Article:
Ann Williams (Wanstead Village, Green)

Ann WilliamsAnn Williams

Ann Williams is a Green Party candidate for the new Wanstead Village ward in the upcoming Redbridge Council elections. Here's why she thinks she deserves your vote on 3 May.

When I moved to Wanstead 30 years ago (having been a Londoner all my life), I already knew the area, and was immediately attracted by the open spaces, the uncrowded neighbourhoods and the flourishing High Street with its village-like atmosphere.

Since I arrived, things have changed somewhat, but the green lungs of Wanstead and Leyton Flats remain, along with Christchurch and George Greens, and the spinney on the corner of New Wanstead and the High Street, now known as Tarzy Wood. I wanted to preserve these spaces, both for those who will come after us and for the well-being of the current residents. As a member of the local branch of Friends of the Earth, I participated in the Seeds for Snaresbrook project, which encouraged the sowing of wild flowers around street trees. This project continues in some streets, though in others (including Wanstead High Street), piles of rubbish are more in evidence.

Environmental factors affect many issues. Air quality, a subject which concerns many people in Redbridge, is an obvious example, and connected with traffic congestion, one of the prime sources of air pollution. Restrictions on parking are not popular, but if we want to breathe clean air, then we need to switch from using cars to walking, cycling and public transport, and the council should adopt and implement policies which favour pedestrians, cyclists and buses. Air pollution has a particularly bad effect on young children and the elderly, increasing the pressure on our already struggling health service.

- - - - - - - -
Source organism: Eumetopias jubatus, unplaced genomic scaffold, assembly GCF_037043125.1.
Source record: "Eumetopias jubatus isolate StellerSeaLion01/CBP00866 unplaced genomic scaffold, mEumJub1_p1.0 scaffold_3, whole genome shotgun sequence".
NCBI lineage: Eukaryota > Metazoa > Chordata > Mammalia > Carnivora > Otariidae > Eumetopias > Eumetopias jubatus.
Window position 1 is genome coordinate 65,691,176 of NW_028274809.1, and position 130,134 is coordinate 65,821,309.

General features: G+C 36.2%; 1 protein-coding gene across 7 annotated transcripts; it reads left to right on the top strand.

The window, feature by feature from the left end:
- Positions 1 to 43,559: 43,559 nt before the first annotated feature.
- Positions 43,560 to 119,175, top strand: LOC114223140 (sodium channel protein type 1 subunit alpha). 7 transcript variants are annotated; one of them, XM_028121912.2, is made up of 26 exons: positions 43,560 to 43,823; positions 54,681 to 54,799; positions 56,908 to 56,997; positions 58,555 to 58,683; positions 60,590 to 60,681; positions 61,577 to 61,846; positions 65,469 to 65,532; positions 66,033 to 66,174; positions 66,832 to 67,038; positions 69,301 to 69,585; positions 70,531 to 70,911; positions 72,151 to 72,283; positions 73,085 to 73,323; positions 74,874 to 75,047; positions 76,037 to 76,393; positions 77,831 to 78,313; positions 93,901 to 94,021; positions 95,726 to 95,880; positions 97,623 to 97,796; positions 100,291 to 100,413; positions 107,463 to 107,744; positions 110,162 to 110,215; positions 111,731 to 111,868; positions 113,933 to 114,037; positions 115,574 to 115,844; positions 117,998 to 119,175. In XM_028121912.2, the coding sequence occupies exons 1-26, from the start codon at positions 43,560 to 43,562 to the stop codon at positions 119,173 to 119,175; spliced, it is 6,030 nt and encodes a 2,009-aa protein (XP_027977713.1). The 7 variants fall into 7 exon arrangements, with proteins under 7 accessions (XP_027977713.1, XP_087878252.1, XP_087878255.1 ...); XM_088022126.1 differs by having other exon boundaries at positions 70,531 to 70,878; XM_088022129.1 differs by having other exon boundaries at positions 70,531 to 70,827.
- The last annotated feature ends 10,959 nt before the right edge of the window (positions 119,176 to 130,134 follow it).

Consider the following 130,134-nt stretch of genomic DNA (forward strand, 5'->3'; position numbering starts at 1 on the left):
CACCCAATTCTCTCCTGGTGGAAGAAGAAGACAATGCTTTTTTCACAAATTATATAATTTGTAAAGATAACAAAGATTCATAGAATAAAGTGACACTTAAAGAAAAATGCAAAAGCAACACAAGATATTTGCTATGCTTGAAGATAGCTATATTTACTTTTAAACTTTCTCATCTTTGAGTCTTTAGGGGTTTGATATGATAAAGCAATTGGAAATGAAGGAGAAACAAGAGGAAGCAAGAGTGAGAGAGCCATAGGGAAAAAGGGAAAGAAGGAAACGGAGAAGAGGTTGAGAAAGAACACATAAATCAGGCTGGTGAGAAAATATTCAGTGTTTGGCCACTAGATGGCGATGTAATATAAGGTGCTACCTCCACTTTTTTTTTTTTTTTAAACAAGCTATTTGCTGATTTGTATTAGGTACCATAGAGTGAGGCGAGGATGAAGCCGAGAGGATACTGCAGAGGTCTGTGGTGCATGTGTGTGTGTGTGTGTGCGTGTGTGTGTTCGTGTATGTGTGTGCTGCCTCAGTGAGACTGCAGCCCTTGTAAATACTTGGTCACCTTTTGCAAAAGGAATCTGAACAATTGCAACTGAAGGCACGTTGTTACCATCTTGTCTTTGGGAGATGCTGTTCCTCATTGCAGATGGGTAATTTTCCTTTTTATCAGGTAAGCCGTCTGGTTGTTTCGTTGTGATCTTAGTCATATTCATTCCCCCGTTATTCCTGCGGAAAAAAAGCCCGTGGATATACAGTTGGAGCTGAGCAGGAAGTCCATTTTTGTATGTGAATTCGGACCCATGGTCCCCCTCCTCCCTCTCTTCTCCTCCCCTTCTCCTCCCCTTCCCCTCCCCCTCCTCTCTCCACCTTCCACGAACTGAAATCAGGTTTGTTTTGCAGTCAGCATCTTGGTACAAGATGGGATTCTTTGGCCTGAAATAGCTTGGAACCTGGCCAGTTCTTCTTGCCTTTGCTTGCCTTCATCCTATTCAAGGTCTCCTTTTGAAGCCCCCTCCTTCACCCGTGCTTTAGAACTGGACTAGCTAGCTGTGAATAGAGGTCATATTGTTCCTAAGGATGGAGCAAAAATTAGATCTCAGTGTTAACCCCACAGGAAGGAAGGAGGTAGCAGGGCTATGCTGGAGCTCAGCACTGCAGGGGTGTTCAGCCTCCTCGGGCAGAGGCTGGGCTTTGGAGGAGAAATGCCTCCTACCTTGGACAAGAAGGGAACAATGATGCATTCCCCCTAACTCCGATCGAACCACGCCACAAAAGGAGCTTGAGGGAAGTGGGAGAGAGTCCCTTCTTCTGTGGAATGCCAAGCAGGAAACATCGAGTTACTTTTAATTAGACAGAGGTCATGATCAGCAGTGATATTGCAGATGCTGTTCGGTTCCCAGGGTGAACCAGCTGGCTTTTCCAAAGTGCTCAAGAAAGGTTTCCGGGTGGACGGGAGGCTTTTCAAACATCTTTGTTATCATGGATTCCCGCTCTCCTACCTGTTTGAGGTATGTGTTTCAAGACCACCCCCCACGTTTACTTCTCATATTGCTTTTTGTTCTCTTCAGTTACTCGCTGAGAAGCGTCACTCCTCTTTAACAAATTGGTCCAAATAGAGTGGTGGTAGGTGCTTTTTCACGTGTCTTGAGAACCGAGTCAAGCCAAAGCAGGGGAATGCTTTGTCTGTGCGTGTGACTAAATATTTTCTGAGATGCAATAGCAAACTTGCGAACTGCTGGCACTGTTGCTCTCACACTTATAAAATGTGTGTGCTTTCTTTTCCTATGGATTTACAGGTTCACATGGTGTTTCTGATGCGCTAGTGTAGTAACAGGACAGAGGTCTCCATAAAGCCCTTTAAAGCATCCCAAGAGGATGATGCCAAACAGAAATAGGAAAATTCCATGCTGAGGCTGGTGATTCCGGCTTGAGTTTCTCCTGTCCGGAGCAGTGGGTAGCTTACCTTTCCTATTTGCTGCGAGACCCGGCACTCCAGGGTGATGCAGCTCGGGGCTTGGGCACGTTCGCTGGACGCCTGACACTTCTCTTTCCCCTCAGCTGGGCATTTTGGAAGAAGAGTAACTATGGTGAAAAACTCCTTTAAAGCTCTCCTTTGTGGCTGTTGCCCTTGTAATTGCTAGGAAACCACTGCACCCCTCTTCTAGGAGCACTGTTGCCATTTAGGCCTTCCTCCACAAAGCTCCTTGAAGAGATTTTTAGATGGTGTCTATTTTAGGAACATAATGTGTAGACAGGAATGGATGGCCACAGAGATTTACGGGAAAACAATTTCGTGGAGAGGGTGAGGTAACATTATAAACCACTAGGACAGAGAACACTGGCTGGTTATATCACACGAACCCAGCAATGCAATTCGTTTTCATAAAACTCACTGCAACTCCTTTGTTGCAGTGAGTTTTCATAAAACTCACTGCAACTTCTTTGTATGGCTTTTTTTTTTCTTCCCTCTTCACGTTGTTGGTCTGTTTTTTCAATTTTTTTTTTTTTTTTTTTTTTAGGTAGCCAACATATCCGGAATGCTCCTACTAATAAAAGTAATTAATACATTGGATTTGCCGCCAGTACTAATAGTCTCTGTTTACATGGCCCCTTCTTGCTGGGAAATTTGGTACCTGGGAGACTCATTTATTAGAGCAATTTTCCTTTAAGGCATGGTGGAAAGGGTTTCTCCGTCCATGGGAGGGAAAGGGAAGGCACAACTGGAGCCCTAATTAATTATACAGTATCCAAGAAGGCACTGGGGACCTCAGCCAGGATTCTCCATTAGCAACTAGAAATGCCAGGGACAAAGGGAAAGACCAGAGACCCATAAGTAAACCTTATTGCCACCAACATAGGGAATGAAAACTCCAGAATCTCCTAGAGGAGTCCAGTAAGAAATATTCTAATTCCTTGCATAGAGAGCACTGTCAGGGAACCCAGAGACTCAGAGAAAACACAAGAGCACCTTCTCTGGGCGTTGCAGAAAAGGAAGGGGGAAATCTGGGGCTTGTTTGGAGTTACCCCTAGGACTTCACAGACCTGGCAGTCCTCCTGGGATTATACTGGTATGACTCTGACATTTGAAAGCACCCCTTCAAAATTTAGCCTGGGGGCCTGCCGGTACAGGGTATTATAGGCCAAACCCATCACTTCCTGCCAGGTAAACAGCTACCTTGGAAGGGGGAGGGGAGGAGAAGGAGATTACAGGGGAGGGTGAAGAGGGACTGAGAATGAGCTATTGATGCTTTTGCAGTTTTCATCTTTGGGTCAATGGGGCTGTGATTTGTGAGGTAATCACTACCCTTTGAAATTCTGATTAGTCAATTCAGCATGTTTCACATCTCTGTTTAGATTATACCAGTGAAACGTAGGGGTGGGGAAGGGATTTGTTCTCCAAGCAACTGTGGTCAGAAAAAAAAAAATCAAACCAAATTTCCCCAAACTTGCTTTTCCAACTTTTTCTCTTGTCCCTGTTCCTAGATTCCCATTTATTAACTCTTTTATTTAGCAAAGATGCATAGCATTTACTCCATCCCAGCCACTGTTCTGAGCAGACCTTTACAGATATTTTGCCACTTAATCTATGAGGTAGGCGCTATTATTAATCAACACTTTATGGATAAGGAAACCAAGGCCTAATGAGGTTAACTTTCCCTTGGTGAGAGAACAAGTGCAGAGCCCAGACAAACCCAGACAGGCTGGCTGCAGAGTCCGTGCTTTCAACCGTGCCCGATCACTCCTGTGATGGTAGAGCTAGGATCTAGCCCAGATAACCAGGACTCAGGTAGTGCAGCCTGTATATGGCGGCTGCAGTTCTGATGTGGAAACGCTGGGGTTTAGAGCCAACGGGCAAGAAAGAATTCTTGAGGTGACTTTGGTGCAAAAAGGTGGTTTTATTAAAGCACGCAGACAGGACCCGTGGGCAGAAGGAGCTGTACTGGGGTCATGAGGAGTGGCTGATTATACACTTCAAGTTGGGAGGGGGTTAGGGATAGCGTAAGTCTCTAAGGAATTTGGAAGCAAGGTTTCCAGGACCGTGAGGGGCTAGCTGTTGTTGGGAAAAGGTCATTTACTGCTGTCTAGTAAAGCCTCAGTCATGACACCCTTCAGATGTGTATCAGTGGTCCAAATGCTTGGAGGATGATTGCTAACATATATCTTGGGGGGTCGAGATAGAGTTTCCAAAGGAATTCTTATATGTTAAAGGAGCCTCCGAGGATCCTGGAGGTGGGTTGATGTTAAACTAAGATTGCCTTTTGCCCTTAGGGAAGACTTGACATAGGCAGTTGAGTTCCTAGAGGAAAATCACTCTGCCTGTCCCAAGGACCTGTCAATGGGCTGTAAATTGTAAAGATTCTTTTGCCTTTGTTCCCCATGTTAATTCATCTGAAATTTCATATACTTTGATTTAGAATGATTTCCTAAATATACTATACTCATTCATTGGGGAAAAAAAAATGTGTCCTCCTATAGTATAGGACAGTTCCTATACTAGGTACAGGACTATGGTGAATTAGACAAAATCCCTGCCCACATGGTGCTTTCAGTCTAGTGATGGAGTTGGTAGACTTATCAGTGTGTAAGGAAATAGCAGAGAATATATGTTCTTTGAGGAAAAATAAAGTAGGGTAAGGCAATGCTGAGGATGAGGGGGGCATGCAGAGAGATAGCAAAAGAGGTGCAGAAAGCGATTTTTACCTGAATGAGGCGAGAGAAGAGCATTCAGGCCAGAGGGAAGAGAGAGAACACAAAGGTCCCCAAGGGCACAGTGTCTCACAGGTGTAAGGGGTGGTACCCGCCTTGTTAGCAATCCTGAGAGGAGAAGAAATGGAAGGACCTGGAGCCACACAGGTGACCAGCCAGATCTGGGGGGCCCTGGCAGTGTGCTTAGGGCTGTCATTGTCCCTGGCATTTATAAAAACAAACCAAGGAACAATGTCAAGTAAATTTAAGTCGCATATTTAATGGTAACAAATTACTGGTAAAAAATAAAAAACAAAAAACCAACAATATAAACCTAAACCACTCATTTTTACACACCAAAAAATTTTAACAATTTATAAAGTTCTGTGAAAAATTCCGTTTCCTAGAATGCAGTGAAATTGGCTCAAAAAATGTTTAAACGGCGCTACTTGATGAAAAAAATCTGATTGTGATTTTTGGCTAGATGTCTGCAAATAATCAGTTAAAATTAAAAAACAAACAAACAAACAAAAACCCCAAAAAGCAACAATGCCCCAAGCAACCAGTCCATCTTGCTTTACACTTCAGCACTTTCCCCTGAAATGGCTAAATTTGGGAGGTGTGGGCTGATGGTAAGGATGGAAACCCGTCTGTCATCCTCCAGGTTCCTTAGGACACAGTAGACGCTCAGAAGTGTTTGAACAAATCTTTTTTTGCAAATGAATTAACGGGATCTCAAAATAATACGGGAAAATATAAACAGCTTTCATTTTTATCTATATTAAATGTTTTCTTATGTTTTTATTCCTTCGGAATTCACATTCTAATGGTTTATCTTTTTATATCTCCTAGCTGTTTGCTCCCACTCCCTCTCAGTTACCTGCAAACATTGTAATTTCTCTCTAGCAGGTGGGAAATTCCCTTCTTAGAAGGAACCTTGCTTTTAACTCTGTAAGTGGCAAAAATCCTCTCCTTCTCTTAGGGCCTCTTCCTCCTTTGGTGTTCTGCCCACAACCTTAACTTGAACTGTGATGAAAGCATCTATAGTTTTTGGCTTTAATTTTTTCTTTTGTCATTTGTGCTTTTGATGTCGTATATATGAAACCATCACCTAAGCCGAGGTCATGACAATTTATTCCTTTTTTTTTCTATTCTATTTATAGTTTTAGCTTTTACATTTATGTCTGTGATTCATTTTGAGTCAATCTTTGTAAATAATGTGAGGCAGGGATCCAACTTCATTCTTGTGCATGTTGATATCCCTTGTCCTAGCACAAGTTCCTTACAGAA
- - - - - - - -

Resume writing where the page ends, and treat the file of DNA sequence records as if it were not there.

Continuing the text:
Another major issue in our locality is housing. The upward pressure on house prices makes it hard for quite affluent people to buy or rent homes in Wanstead. Developers keen to maximise profits price out both people of modest means and those on the council's housing list, for whom even 'affordable' property is too expensive. The provision of genuine social housing should be foremost in council policy. It is essential the council pressurises builders to include meaningful percentages of social and affordable housing in their developments, and also implements its powers of bringing accommodation left empty by its owners into occupation. As with air quality, this is not a standalone issue; people in housing deprivation and sub-standard accommodation are prone to both physical and mental ill health, which in turn adds to the pressure on our NHS.

It is essential to see that the links between different issues – air quality, traffic, housing, and health – are intertwined. This is called 'holistic' – or more simply, 'joined-up' – thinking, which is what the Green Party aims to supply. Other parties may have adopted a few green policies but only the Green Party puts the environment at the heart of its manifesto.

Redbridge Council elections will take place on 3 May. Visit wavidi.co/vote2018